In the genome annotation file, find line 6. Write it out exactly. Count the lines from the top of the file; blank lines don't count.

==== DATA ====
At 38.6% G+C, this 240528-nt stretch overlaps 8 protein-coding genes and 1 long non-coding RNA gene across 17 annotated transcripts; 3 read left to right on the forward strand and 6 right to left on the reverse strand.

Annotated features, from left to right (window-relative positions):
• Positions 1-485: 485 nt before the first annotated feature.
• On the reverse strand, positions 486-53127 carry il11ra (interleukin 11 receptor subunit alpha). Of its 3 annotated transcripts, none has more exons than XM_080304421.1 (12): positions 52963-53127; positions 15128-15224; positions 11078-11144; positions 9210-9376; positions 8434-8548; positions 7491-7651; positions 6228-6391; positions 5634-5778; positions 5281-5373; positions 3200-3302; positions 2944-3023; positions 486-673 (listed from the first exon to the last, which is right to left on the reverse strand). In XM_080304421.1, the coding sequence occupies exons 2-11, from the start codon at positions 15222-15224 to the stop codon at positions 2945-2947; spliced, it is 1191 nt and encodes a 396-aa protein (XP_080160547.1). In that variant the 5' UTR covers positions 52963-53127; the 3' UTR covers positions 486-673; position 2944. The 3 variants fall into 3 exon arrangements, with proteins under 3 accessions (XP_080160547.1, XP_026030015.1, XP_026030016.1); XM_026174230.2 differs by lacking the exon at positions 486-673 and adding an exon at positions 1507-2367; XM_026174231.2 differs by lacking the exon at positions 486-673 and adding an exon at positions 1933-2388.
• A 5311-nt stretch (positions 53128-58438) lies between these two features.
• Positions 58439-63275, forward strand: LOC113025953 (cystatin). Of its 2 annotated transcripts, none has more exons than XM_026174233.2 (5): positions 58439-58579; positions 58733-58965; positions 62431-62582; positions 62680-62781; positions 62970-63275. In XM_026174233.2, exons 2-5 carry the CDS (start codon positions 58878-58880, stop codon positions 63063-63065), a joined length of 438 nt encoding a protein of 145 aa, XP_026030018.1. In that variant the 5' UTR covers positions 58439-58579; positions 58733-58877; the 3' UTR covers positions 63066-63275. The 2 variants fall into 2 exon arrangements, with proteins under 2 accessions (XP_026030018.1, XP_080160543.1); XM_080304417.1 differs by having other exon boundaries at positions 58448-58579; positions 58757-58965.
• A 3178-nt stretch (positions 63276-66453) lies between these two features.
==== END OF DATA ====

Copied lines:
• Positions 58439-63275, forward strand: LOC113025953 (cystatin). Of its 2 annotated transcripts, none has more exons than XM_026174233.2 (5): positions 58439-58579; positions 58733-58965; positions 62431-62582; positions 62680-62781; positions 62970-63275. In XM_026174233.2, exons 2-5 carry the CDS (start codon positions 58878-58880, stop codon positions 63063-63065), a joined length of 438 nt encoding a protein of 145 aa, XP_026030018.1. In that variant the 5' UTR covers positions 58439-58579; positions 58733-58877; the 3' UTR covers positions 63066-63275. The 2 variants fall into 2 exon arrangements, with proteins under 2 accessions (XP_026030018.1, XP_080160543.1); XM_080304417.1 differs by having other exon boundaries at positions 58448-58579; positions 58757-58965.